Ideas? Questions? Feedback? I’m eager to hear.

2 Helpful Money Ideas

My 15 yo son and I left the bank today and he said, “money stresses me out.”  I was surprised to hear my sheltered, over-indulged, under-achieving (jk) son say that. Being the therapist mother that I am I wanted to dig into that. But he couldn’t say why.
I think money just hits us all in primal place inside.  Classism is such a hugely defining aspect of our life experience. Survival hormones run rampant at times.  Like when we’re  racing around in a primal panic, because we’ve lost our wallet~or debit card. And then there is that big, fat scary bill for the auto, or the furnace that broke down, or sudden dental thingy. It just hits you in the gut.
This should help.  I’ve got 2 Top Tips that are tip top when it comes to HOW you do your money. This can really take the agony out of a sudden big bill. It is great for singles or couples.
These 2 tips have made the single most difference in our financial life, of anything we’ve ever done!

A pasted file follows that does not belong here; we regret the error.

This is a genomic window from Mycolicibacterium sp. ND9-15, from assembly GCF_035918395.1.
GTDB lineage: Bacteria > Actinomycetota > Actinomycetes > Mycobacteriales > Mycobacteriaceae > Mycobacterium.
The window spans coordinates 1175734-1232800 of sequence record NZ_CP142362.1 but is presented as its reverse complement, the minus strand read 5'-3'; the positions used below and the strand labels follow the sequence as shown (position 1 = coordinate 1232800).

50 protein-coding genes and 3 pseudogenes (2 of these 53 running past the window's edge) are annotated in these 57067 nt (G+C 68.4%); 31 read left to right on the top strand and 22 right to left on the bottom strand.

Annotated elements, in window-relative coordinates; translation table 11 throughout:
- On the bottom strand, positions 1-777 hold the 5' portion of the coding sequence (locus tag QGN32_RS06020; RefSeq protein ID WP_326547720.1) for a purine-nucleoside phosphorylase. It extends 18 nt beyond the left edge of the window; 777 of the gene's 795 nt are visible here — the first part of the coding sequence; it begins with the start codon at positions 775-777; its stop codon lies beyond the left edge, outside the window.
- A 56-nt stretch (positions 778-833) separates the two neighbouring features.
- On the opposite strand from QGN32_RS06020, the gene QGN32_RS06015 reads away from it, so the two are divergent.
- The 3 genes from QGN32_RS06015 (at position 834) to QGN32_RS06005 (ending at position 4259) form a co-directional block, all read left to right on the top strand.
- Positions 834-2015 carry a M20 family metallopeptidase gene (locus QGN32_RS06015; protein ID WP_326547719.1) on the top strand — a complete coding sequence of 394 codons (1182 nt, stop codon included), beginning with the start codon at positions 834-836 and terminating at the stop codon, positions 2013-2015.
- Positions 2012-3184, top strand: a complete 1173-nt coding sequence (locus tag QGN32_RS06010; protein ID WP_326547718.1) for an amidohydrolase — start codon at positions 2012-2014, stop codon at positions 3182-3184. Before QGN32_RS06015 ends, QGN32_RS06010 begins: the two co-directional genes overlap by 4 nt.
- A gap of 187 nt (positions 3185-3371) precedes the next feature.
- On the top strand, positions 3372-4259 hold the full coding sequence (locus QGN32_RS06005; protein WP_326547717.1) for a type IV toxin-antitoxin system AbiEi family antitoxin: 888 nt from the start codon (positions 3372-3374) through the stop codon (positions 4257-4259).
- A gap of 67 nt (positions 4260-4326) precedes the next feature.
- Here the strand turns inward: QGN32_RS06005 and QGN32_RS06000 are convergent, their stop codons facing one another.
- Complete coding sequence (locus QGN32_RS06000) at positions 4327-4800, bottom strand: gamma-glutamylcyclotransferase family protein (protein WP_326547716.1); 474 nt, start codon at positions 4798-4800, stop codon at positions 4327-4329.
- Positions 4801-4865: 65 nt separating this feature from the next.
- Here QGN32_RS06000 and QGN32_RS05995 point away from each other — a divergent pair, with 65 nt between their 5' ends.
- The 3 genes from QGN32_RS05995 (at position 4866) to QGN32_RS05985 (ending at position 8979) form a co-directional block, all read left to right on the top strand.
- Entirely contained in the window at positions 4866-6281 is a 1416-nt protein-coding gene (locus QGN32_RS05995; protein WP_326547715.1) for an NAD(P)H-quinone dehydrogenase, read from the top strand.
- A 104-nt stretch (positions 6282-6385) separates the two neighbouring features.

1.  Each month, pay ALL of your bills at the same time. Arrange bill/dates with companies to align with that timeframe. Super time saver. Throw every bill into a bin or drawer until then.
2. One day, set up sub-accounts at your bank. You can have as many as you want, because my banker told me that you could. Then, at that same time you’re paying your bills, transfer online from regular checking into your sub-accounts:
Auto         $100
House       $200
Vacation   $300
Dental       $50
Mom’s fun $75
Dad’s fun   $75
Savings      $500
These $numbers are just examples, of course. When your family grows, you can increase those numbers, or create a sub account for childcare, or entertainment, or pedicures. Wait, no, that comes out of your “fun” account!
When you have an auto or house expense, or head out on vacation, transfer monies out of those sub-accounts into regular checking!  Voila.
Does anyone else have a tip to share?

Easy Rituals: Keeping Your Marriage Warmer


I counsel couples all week long. Its more dynamic work than individual counseling, and more mental work, and yet I thrive on the synergy in the room during break-thrus.

That said, there are some tediously repetitive patterns to why couples feel disconnected, disappointed, frustrated, deprived. One pattern I notice almost constantly, is that married couples rarely prioritize their marriage. My sense is that people focus on their work first, then their children, then running the household/maintenance, and finally their relationship. And it doesn’t thrive being in 4rth position.